Social-emotional learning (SEL) is about teaching individuals how to recognize, understand, manage and regulate their emotions, relationships, and responsibilities to others in order to make wise choices about their behavior, lifestyle, and character. The goal of SEL is to help children develop strong social skills so they can form healthy relationships with others and manage stress in daily life in order to thrive academically and personally. There are five key factors that go into SEL: self-awareness, self-management, social awareness, relationship skills, and responsible decision-making.
Self-awareness is the ability to understand and recognize one's emotions, strengths, limitations, and motivations.
Self-management is the ability to regulate one's emotions, thoughts, actions, and behavior.
Social awareness is being able to understand the social cues, social norms, values, and culture of others as well as oneself.
Relationship skills are the ability to maintain healthy relationships with others.
Responsible decision-making is being able to make decisions that are right for oneself and others in a given situation or context.
Why does SEL matter?
In the past decade, parents have begun to recognize the importance of social-emotional learning at home. Social-emotional learning is a way to teach kids about their social, emotional, and mental health in order to help them build strong relationships. As such, social-emotional learning includes teaching kids about topics like stress management, self-awareness, empathy, self-advocacy, and goal setting.
Much like academic learning, social-emotional learning has many benefits. For example, kids who have greater social-emotional learning skills are better at recognizing and managing their emotions, which can help them succeed in school, with friends, and at home. In addition to that, by teaching kids about stress management, self-advocacy, empathy, and goal setting they’re able to learn skills that will carry over into adulthood.
What is Self Awareness
The idea of self-awareness is that we are more able to understand our own thoughts, feelings, and desires when we have an understanding of these qualities in other people. This means that if we can better understand what someone else might be thinking or feeling, then we're more likely to empathize with them. More importantly, self-awareness also helps us identify how others are reacting to us.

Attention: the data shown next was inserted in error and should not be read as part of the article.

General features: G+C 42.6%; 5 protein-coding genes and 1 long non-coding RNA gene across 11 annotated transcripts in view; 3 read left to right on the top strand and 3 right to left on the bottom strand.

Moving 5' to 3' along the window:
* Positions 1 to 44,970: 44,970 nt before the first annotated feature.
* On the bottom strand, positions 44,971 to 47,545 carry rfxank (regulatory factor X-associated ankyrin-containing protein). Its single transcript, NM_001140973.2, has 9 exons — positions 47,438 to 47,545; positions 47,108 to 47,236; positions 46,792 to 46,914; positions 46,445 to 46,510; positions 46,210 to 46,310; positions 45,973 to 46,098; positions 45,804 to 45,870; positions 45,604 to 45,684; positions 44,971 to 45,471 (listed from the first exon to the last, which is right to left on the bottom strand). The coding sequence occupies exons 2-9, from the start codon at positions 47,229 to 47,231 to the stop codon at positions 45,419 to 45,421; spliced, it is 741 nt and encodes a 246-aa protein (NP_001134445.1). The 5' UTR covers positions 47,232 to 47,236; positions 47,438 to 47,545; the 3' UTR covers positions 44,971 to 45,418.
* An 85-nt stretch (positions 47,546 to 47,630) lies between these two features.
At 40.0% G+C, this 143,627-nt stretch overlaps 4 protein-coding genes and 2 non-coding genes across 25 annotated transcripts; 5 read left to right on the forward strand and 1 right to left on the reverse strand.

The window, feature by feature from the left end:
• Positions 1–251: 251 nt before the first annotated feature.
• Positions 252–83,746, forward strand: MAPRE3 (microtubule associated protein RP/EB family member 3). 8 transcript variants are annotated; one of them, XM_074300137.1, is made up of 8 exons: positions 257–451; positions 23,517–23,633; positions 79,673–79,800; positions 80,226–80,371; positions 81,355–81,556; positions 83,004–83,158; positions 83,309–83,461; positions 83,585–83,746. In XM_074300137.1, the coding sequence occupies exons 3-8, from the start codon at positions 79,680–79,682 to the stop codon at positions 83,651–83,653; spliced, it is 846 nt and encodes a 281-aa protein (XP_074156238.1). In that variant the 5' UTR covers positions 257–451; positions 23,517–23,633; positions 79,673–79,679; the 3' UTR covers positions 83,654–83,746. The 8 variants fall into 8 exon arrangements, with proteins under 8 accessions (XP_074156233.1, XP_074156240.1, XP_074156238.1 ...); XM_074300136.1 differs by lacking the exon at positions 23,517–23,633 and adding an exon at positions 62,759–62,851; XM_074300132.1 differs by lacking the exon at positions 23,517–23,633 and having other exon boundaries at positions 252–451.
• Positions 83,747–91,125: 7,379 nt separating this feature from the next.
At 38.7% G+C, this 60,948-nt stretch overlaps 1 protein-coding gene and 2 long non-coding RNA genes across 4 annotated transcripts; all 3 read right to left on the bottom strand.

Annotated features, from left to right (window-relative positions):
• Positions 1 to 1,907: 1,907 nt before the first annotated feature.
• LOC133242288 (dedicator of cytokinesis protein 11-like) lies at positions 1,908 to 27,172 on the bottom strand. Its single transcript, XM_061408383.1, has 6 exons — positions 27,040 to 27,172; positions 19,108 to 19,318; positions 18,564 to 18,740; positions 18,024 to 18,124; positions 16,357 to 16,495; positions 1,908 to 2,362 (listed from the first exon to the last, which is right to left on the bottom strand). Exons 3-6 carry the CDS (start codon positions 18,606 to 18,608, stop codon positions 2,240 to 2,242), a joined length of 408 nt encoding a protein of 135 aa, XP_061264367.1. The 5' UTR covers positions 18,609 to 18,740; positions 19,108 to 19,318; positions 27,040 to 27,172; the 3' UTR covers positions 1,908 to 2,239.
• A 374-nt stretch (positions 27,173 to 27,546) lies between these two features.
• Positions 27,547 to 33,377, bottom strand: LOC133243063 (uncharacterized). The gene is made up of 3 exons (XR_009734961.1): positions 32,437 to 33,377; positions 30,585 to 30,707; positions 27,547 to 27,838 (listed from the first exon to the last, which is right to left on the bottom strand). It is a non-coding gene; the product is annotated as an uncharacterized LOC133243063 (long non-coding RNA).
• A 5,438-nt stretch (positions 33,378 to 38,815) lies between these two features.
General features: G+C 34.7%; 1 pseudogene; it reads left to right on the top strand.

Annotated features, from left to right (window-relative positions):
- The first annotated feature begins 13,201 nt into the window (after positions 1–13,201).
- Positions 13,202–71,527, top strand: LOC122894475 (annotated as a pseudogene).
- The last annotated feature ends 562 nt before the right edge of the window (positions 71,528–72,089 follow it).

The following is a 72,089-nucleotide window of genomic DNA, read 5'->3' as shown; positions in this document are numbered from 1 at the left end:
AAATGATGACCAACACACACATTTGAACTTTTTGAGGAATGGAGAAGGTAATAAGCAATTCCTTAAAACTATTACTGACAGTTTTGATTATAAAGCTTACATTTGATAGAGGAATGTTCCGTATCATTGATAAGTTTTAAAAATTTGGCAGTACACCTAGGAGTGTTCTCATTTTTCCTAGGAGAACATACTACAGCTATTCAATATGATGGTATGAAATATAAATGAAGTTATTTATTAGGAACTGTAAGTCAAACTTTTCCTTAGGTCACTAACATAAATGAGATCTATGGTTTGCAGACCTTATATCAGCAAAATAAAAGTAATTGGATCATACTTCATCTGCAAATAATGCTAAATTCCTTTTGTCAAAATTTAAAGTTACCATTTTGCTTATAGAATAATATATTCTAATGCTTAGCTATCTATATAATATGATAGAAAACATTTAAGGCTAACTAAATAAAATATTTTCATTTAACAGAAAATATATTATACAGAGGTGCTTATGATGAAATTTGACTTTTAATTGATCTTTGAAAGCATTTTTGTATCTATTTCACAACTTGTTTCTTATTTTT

Self-management is a key skill for children to learn in order to manage their behavior. A child who understands how their own behavior affects themselves as well as others will be better equipped to handle difficult situations. Kids are often faced with challenging social situations that can spark stress, anger, or jealousy. Helping kids cope with their feelings, both positive and negative, can help them build friendships and enjoy social situations like birthday parties.
Social awareness is about being aware of the social world around you. This includes understanding other people around you and tapping into how others may feel in different situations. It can be challenging for kids to look beyond how they feel and notice the emotions of others. Social awareness is all about helping kids learn to see their friends and process how they feel and then figuring out ways to help them in times of stress, or anger.
The goal is that by developing social awareness, we can build empathy for one another. For example, if a student is feeling sad because they just got a poor grade on their test, they will know what it feels like to get something they worked hard on taken away. They may be more sympathetic to classmates who have had this happen to them and may offer helpful suggestions or words of encouragement. In contrast, someone with low social awareness might not be as empathetic and might tell the person who did poorly on their test it's just one grade.
A big part of social-emotional learning is relationship skills. When people are able to work together well, they can accomplish more. They also feel better about themselves because they're able to see how their contributions to the team are valued. A lack of relationship skills can be a barrier to success, as people may not realize what's necessary for achieving goals or how they contribute positively or negatively to the group dynamic.
Responsible Decision Making
Making responsible decisions is one of the most important skills you'll ever teach your kids. It may not seem like a big deal when you're making a decision to stay up late or not do your homework, but these small choices can have long-term consequences. Younger children learn responsible decision-making through smaller action-then-consequence activities. For example, a young child may make a mess while playing. The latter consequence is to clean up the mess after playtime.
For older kids, this can be learned through chore charts that result in rewards. If chores are done correctly they get the reward, when they are not, they do not receive the reward. There is also a behavior ladder that allows children to take responsibility for their choices in different situations. They move up the ladder when they may good choices, and down the ladder when they make poor choices.
Implementing Social-Emotional Learning as Parents
Social-emotional learning is key to developing healthy relationships. It all starts with building a culture of empathy at home. One way to do this is by reading stories together that focus on feelings. After you show your child what empathy is, it's important to teach children how their actions affect other people so they can understand how their words and actions have an impact. And, as parents, you need to model empathy as well as encourage children to express empathy towards others.
Once your child understands empathy, you open the door for new discussions that continue the journey of social-emotional learning.